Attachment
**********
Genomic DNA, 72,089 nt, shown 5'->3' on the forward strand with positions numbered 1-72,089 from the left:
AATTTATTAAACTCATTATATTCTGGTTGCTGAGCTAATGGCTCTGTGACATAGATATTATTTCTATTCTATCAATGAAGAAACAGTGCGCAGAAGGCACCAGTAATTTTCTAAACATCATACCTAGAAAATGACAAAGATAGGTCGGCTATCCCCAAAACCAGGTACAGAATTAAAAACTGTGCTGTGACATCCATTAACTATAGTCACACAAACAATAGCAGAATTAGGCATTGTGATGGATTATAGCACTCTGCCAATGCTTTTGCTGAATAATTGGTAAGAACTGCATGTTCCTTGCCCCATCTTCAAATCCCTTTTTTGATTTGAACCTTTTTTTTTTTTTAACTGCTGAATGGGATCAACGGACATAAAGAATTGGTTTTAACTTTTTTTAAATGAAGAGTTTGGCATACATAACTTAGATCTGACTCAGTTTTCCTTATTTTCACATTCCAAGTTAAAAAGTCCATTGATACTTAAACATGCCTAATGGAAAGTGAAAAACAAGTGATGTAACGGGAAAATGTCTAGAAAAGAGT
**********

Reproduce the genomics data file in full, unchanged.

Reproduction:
Genomic DNA, 72,089 nt, shown 5'->3' on the forward strand with positions numbered 1-72,089 from the left:
AATTTATTAAACTCATTATATTCTGGTTGCTGAGCTAATGGCTCTGTGACATAGATATTATTTCTATTCTATCAATGAAGAAACAGTGCGCAGAAGGCACCAGTAATTTTCTAAACATCATACCTAGAAAATGACAAAGATAGGTCGGCTATCCCCAAAACCAGGTACAGAATTAAAAACTGTGCTGTGACATCCATTAACTATAGTCACACAAACAATAGCAGAATTAGGCATTGTGATGGATTATAGCACTCTGCCAATGCTTTTGCTGAATAATTGGTAAGAACTGCATGTTCCTTGCCCCATCTTCAAATCCCTTTTTTGATTTGAACCTTTTTTTTTTTTTAACTGCTGAATGGGATCAACGGACATAAAGAATTGGTTTTAACTTTTTTTAAATGAAGAGTTTGGCATACATAACTTAGATCTGACTCAGTTTTCCTTATTTTCACATTCCAAGTTAAAAAGTCCATTGATACTTAAACATGCCTAATGGAAAGTGAAAAACAAGTGATGTAACGGGAAAATGTCTAGAAAAGAGT